Take an example of a complex research object, such as a volcano emitting smoke. This behaviour results from interactions between several elements, each of which have their own temporality and weight within the system in question. Ideally, in order to understand this type of object, researchers should be able to monitor each element involved in the overall behaviour–the magma’s temperature, the percolation of rainwater, the network of fumaroles releasing smoke–and many other parameters that cannot be accessed or that we do not even know exist. Finding relationships between these elements, the repeating patterns, requires the creation of a model of the system. But the current predictive tools, based on deep learning, primarily function as black boxes: they use measured data to obtain a prediction about a system’s future development. However, this prediction is purely phenomenological or descriptive. In other words, it cannot be used to establish correlations between upstream and downstream data. To find the underlying causes, we must change the way the system is modelled. How can this be done? By injecting a minimum amount of physical knowledge and connecting the model’s dynamics with those of the mechanisms involved and the way they interact.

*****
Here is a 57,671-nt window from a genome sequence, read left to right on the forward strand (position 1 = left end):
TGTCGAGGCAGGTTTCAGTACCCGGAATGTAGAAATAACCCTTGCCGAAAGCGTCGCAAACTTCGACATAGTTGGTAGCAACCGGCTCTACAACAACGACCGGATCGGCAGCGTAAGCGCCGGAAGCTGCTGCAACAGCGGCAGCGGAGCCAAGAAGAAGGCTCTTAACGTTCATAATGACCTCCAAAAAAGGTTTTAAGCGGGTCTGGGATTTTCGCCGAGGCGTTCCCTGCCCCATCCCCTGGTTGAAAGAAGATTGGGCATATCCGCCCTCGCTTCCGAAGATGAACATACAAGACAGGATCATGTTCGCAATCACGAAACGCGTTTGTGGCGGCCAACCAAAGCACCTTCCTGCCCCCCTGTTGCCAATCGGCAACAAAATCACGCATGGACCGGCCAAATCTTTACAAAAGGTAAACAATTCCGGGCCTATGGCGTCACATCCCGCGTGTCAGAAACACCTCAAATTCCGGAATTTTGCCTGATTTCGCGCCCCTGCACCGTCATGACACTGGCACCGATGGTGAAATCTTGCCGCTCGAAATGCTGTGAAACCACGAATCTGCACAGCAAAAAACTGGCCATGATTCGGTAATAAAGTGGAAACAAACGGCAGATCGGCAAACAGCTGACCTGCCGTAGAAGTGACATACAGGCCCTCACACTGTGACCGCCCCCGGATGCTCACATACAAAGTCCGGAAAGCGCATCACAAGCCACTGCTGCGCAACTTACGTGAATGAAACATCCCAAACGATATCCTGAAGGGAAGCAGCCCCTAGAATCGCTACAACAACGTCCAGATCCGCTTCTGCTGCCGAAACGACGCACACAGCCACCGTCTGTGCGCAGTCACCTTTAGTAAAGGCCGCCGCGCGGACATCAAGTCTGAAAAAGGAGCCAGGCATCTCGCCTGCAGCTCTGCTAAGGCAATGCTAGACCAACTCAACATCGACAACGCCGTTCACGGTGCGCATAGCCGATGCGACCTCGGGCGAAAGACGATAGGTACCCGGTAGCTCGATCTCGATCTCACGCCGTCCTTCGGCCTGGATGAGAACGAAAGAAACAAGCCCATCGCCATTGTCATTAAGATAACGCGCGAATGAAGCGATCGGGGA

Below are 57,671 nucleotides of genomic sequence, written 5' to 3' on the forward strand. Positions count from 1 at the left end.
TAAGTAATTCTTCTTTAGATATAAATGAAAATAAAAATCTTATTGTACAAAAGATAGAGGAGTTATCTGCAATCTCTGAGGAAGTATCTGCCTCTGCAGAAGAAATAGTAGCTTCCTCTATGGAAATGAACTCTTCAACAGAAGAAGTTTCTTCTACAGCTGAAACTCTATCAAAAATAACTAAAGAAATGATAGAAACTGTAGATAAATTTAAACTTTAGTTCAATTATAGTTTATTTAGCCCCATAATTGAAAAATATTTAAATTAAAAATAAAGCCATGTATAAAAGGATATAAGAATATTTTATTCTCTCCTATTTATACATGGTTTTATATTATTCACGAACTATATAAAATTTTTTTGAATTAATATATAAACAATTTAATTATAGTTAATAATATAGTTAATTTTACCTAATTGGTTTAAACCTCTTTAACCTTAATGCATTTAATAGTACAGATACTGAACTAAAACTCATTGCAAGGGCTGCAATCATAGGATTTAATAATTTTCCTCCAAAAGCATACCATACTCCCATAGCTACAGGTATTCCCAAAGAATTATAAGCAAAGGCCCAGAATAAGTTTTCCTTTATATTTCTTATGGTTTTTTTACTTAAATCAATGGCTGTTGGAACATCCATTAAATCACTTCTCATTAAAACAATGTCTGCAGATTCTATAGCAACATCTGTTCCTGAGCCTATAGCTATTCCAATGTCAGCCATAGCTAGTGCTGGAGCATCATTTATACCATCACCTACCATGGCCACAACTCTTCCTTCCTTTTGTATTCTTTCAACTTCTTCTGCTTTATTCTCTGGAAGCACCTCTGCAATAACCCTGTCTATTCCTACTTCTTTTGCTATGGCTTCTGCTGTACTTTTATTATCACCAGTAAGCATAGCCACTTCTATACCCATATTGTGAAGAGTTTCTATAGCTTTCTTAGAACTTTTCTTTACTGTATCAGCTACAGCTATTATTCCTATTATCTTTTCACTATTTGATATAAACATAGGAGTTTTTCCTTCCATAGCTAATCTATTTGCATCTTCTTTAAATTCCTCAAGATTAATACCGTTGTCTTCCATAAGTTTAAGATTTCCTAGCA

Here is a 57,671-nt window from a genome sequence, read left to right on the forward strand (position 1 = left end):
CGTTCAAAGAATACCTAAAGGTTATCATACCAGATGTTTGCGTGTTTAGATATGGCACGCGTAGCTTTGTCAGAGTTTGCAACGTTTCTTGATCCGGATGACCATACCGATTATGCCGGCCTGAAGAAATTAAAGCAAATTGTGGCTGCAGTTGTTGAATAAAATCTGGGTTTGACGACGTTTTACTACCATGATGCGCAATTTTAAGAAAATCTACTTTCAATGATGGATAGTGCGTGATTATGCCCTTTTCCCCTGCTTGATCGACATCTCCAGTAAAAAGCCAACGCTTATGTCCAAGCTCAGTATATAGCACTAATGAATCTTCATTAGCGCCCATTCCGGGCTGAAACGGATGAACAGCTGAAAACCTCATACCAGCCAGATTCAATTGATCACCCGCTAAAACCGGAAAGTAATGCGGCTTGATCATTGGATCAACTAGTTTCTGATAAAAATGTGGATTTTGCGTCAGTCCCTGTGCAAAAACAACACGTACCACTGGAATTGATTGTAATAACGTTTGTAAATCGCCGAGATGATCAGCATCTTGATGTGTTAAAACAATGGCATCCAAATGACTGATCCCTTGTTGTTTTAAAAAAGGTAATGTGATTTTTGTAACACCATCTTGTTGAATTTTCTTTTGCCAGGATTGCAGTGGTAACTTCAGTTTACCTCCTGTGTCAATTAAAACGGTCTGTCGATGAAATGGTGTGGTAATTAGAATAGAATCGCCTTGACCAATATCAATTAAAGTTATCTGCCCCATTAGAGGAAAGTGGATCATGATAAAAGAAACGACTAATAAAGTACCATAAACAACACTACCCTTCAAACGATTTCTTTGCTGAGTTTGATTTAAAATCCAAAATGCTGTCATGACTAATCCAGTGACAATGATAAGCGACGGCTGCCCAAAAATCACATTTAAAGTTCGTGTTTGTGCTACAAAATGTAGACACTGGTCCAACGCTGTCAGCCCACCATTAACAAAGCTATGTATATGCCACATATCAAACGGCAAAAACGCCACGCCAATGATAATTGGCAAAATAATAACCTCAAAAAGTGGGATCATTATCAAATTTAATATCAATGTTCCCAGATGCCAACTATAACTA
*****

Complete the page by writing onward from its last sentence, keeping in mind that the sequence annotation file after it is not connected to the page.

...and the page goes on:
The search for causal relationships
Nicolas Brodu’s project aims to develop a new type of predictive model that will maintain this physical aspect and improve our understanding of how the system functions. This system would also identify the “causal” states. This refers to states that always lead to the same type of behaviour whenever the object is present. Modelling would involve describing the dynamics of these states probabilistically, based on the observed data. What are the relevant measurements? What do these states refer to? At which scales should the system be modelled? Whether for use in volcanology, the field of brain-machine interfaces, the modelling of movement in a crowd, or industrial maintenance applications, the answers to these questions all require close cooperation with specialists in the field. These discussions allow researchers to determine the parameters that must be measured to ensure the collected date is representative of internal states of the system in question. This is because the main objective is to provide researchers with new tools that help better understand the dynamics of the objects they study. And their only hope for competing with or even surpassing the current black boxes is to have well-constructed models, designed with support from specialists providing their knowledge of the field.
Being a pioneer, pursuing breakthrough innovation…
The idea of using a system’s internal states to predict its future behaviour is not new. This is Jim Crutchfield’s area of expertise. The researcher from the University of California, Davis, accepted to join the TRACME project. In the 1980s, he developed algorithms that are adapted to this modelling if the data are in series of countable, finite values. He proved that, in theory, the use of these causal states represented the best predictor of a system’s development. But while these models may be elegant, they are also very complex computationally. And using them to calculate causal states based on measured volumes in real systems often requires major approximations, which destroys a significant degree of their predictive power... In reality, better predictions can be obtained by using more simple models that can be calibrated using data.